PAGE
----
What is an Embedded Derivative?
An embedded derivative is a part of a financial instrument that modifies its cash flows by tying it to an underlying asset. Usually, derivatives are separate financial instruments that are independent. However, embedded derivatives are a part of a financial contract. This contract, which holds the embedded option, is known as the host contract.
Embedded derivatives are a term or criteria in a host contract. Usually, these host contracts are non-derivatives. Due to the existence of the embedded derivative, they become a hybrid instrument. Usually, a particular part of the cash flows from the underlying contract depends on the embedded derivative. The accounting treatment of embedded derivatives may require the reporting entity to report the derivative separately.
What is the accounting treatment of Embedded Derivatives?
The accounting treatment of embedded derivatives may depend on whether the reporting entity is using IFRS or GAAP. When it comes to the IFRS accounting treatment for these derivatives, IFRS 9 Financial Instruments is applicable. On the other hand, the hedge accounting standard ASC 815 deals with the accounting treatment under GAAP.
IFRS accounting treatment of Embedded Derivatives
IFRS 9 contains specific requirements related to embedded derivatives. Under this standard, reporting entities have two options. Firstly, if the non-derivative host is a financial asset that comes under IFRS 9’s scope, then the entity must not separate both components for accounting purposes. Therefore, the classification criteria of the standard will apply to the financial asset as a whole.
However, the entity must separate embedded derivatives from the non-derivative host if the contract meets three predefined criteria. These criteria relate to the risks of the derivative and the host contract, the derivative’s terms, and whether the entity measures the hybrid contract at fair value. For transferrable embedded derivatives, IFRS 9 requires the entity to treat them as a separate financial instrument.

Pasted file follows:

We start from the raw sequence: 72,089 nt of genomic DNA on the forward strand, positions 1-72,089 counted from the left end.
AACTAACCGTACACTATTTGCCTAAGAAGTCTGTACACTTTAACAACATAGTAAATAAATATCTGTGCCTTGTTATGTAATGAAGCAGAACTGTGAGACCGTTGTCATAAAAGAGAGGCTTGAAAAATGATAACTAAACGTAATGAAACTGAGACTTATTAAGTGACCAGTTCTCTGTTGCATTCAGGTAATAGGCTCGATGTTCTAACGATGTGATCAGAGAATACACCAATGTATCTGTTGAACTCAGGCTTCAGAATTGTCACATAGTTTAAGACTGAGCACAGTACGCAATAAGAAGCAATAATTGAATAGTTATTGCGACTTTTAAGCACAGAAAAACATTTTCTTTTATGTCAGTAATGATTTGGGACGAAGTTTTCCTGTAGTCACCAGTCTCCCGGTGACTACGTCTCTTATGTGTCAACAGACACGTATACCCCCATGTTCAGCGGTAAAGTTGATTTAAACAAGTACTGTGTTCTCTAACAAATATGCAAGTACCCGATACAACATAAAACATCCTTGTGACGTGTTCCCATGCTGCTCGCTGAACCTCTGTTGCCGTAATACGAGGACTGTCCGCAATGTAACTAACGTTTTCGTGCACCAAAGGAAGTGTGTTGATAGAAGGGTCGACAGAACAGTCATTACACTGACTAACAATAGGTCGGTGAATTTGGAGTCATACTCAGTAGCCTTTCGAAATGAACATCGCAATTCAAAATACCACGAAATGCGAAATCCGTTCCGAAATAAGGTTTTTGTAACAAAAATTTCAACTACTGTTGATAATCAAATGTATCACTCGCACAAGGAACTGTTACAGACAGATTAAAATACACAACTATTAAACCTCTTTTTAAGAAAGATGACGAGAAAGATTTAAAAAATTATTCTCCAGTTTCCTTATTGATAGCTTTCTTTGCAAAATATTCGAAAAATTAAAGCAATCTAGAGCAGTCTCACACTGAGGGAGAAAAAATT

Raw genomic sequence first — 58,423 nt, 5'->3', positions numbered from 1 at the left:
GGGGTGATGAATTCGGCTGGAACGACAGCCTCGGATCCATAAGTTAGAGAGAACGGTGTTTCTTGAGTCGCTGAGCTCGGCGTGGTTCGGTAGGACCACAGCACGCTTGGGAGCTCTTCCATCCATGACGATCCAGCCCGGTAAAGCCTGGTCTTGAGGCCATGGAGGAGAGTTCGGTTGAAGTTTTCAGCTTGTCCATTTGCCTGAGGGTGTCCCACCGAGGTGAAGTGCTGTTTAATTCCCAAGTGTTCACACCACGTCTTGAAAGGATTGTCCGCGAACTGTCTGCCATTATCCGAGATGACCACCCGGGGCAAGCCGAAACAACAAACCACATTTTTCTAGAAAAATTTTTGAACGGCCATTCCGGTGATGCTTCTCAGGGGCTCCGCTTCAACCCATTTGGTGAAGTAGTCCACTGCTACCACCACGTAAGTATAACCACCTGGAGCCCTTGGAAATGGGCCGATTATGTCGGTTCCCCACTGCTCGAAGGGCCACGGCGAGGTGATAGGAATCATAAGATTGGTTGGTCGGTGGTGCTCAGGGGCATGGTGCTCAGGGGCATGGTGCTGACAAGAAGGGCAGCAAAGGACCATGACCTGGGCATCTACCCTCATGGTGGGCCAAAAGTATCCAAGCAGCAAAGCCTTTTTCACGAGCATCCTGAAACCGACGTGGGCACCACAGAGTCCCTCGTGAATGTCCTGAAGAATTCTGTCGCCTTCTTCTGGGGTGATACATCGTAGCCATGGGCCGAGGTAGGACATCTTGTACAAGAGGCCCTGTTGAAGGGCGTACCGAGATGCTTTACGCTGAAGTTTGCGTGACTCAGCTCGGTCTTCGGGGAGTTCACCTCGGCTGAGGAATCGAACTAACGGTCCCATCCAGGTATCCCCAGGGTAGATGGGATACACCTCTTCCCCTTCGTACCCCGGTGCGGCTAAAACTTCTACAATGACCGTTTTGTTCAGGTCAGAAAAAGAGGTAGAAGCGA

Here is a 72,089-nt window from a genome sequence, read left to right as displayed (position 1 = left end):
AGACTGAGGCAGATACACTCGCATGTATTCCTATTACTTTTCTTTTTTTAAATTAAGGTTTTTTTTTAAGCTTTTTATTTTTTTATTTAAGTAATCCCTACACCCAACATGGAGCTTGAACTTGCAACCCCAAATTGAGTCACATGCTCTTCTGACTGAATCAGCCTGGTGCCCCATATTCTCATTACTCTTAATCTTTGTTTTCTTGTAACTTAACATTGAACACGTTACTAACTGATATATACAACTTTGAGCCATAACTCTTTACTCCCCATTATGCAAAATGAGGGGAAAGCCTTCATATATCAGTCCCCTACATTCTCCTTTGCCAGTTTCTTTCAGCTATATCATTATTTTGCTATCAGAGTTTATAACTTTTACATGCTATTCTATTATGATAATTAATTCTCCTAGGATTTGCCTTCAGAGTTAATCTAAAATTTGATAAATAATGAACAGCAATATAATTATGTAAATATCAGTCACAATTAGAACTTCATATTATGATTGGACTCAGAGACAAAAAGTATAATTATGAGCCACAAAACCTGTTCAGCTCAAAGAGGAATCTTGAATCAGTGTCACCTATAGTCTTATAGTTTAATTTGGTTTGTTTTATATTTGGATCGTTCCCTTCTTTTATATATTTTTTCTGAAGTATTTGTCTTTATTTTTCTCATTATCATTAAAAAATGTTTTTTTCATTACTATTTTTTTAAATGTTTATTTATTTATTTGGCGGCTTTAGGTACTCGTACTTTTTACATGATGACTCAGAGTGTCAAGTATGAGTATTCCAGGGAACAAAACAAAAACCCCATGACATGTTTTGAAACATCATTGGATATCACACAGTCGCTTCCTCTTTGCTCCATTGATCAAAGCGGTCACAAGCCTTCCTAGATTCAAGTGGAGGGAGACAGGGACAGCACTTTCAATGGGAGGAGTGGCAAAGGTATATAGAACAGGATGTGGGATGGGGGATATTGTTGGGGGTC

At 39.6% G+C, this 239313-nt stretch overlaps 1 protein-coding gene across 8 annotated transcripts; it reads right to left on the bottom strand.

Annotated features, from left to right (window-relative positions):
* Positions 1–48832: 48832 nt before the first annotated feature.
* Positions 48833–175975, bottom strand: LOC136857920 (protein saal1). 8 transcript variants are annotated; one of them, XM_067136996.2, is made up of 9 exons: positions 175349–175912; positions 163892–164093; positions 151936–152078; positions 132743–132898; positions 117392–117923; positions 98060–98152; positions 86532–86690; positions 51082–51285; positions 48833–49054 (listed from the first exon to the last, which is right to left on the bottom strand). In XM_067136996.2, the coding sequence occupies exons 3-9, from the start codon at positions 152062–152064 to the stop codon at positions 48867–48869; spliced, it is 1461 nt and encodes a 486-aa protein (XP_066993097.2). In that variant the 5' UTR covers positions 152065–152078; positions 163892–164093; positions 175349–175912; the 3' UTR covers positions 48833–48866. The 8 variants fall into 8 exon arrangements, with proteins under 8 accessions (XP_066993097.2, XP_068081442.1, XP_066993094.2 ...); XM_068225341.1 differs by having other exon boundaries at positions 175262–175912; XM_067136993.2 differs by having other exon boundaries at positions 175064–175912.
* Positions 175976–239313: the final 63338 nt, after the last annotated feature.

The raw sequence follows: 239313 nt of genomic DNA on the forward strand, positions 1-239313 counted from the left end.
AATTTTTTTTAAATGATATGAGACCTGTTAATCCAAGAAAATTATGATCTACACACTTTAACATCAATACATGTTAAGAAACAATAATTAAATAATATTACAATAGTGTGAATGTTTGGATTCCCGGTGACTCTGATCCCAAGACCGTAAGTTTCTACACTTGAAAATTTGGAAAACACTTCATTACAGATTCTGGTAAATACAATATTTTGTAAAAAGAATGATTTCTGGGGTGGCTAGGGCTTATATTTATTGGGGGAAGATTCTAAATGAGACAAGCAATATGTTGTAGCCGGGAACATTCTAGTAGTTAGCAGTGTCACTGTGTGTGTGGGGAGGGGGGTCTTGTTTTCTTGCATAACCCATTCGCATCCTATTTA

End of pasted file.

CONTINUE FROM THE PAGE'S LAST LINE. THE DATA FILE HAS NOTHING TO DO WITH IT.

If the first case applies, then the accounting treatment for the embedded derivative will be simple. The entity will only need to recognize a single financial instrument. Therefore, the double entries for it will be as follows.
Cr Financial Instrument
However, if the second case applies, then the accounting treatment will differ, as follows.
Cr Financial Instrument
Cr Embedded Derivative
GAAP accounting treatment of Embedded Derivatives
The GAAP accounting treatment for embedded derivatives is similar to that of IFRS 9. At the acquisition date, the reporting entity must determine whether there is a need to separate the embedded derivative from the host contract. This analysis requires judgment and is an ongoing process until the entity disposes of the hybrid contract.
The criteria to determine whether the bifurcation method will apply are different from IFRS. Under GAAP, the reporting entity must look at the treatment of the host contract, whether the embedded derivative can be independent of the contract and how closely it relates to the host contract. Once the reporting entity makes the decisions, the accounting entries will be similar. However, GAAP requires the entity to determine the valuation of the derivative and its host before recognizing it.
Embedded derivatives are derivatives that exist within the host contracts. These derivatives affect the cash flows from the underlying financial instrument. The accounting treatment of embedded derivatives depends on whether entities use IFRS or GAAP. Usually, reporting entities need to determine whether they should separate the host contract from the embedded derivative. However, the criteria differ under both standards.